From this point on if you’re interested in more details you just simply run a query against the user list using SharePoint web services.
If you want to have these information in a page of your own, you can simply run that query using the CAML tag UserID.

      <FieldRef Name="ID"/>
      <Value Type="Integer"><UserID Type="Integer"/></Value>

Just as a note, don’t forget to put Type="Integer" in there.

If you wonder how I got over this, you should read my other article.

Categories: Web Tags: , , ,

JavaScript: keys vs properties

September 20, 2008 1 comment

Maybe some of you are familiar with the concept of map from Java or .Net. What about JavaScript? Do you something similar to this? Almost.
Every object in JavaScript has a set of properties, that can you can access through the [] operator. So, to get a property value: object[propertyName] and to set it: object[propertyName] = propertyValue. And yes, this works for every object ;).
But why almost? Why not exactly like in Java or .Net?
Well, in Java (or .Net) the map is actually a set of pairs (key, value), opposed to JavaScript, where an object has a set of pairs (name, value). You can see that in one case I used key and in the other I used name. Because in Java any object can be a key and in JavaScript only String’s can be.
Confused? Let’s try some examples.
First, let’s create an object and rewrite its toString method:

var key = new Object();
key.toString = function() {
    return "abc";

So now alert(a) will actually display “abc”.
And now let’s create another object that we will use it to test the properties on it.

var obj = new Object();
obj["abc"] = 1;
obj[key] = 2;
obj[1] = 3;
obj["1"] = 4;

Probably you’ll be surprised to find out that obj["abc"] returns 2. And this is because the object is first converted to string and then used as the property name. Same for obj[1].
More surprisingly is that this is the case for arrays:

var arr = new Array();
arr["1"] = 4;

Now arr[1] will return 4 and arr.length will return 2, even tough the initial array length was 0.
If you check out the ECMAScript standard, everything is as should be, but still not very intuitive. In my opinion :).

Categories: Web Tags: ,

Web progress bar

September 16, 2008 4 comments

Would you like something like this in your web page?
web progress bar
Then I will show you how to do it.
The basic idea is pretty simple: implement it using 3 DIVs – one for the progress bar background, one for the completed part and one for the label (indicating the completed value or percent). They are stacked on top of each other in the specified order, from bottom to top.

We will have a main DIV, the actual progress bar, and inside it a completed one that will take as much space from its parent as the task is completed and a label to indicate that percentage.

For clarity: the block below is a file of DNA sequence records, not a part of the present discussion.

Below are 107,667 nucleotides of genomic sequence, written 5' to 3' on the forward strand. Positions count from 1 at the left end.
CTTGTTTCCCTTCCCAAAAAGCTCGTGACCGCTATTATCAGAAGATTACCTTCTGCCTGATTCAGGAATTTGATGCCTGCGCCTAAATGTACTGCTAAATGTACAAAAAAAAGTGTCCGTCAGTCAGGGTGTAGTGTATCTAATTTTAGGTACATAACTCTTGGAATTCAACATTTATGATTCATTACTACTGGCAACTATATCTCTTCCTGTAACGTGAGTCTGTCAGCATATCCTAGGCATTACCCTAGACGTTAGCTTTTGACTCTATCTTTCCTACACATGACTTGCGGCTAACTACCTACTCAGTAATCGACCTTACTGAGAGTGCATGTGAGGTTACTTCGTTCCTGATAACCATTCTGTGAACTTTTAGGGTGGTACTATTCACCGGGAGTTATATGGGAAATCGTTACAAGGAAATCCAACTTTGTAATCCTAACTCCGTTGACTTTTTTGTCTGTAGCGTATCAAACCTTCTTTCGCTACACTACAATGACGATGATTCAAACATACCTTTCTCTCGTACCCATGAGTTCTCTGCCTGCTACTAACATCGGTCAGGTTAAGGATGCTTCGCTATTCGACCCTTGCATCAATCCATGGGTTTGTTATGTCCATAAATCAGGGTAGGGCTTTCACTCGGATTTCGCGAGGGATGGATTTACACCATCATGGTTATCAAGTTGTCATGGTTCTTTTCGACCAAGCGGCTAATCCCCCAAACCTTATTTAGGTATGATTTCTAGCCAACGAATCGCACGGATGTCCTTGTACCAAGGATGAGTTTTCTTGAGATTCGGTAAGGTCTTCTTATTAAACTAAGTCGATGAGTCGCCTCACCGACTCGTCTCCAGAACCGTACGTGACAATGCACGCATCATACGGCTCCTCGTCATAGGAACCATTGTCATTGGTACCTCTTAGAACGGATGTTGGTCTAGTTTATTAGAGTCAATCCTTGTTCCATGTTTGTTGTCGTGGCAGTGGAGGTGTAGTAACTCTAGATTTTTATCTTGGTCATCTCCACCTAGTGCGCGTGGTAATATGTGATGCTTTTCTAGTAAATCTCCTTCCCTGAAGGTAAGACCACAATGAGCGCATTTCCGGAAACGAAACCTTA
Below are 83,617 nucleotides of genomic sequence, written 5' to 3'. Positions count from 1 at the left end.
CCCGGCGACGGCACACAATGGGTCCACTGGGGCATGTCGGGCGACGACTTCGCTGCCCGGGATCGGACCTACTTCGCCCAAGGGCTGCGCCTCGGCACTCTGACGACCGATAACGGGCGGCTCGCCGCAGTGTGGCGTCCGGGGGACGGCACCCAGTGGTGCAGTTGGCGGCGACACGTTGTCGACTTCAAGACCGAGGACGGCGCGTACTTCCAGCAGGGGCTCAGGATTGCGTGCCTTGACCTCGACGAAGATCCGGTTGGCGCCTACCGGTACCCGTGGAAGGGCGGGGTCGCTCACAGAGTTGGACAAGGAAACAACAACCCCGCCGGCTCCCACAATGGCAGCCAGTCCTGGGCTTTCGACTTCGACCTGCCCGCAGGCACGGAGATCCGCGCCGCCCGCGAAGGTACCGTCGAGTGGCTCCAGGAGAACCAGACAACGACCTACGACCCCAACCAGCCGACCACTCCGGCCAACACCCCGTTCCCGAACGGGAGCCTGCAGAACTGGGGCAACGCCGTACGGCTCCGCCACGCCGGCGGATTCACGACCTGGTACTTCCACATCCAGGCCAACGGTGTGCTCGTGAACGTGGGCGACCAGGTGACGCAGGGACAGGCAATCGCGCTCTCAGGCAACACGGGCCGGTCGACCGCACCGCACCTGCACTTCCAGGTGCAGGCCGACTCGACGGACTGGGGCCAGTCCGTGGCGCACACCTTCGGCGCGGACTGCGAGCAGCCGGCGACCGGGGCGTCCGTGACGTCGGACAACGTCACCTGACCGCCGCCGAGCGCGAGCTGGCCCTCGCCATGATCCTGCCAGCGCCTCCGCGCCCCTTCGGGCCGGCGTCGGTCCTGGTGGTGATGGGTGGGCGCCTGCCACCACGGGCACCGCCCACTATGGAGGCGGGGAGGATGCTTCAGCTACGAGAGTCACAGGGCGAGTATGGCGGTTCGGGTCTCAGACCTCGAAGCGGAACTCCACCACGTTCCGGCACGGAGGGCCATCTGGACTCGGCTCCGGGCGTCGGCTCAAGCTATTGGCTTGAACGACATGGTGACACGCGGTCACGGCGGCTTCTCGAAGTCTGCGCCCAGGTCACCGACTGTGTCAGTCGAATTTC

On the main DIV we specify a border that will enclose the entire progress bar and a background that will indicate the remaining part. We also specify a different background on the completed DIV to indicate the completed part of the task. As for the label we specify only a font color and the background should remain transparent, so the label just sits on the progress bar.

Both children DIVs of the progress bar are floated to left and the label one has a negative margin to allow to be displayed at the same coordinates as the completed one.

  • HTML code

    <div id='progressbar' class='progressbar'>
        <div id='completed' class='completed'></div>
        <div id='label' class='label'>0%</div>

  • CSS

    .progressbar {
        /* only for better layout :) */
        background-color: white;
        border: solid 1px black;
        width: 100px;
        height: 10px;
        font-family: arial;
        font-size: 10px;
    .progressbar .completed {
        /* mandatory */
        width: 0%; 
        height: 100%; 
        z-index: 1; 
        float: left;
        /* only for better layout :) */
        background-color: navy;
    .label {
        /* mandatory */
        width: 100%;
        height: 100%;
        z-index: 2;
        float: left;
        /* only for better layout :) */
        text-align: center;
        vertical-align: middle;
        color: yellow;

    As you can see some of the CSS properties are mandatory for the component to render as a progress bar, as some of the properties are used only for a visually appealing layout.

  • JavaScript

    function setPercent(percent) {
        document.getElementById("label").innerHTML = percent + "%";
        document.getElementById("label").style.marginLeft = "-" + percent + "%";
        document.getElementById("completed").style.width = percent + "%";

Next step will be to wrap all these into a nice component (JavaScript class). But this depends only on your architectural skills, as now you have the basic technique.

And in the end you can see a full working example, tested on IE6, FF3 and Safari 3. If you get rid of the hassle of implementing this yourself and you want a ready to use and easy to integrate progress bar component for your web pages you should see the MyUI JavaScript library. A demo is also available.

Just a side note, a throbber (or indeterminate progress bar) is easier to implement, that one being only a simple animated image.

Cross browser XMLHttpRequest

September 12, 2008 4 comments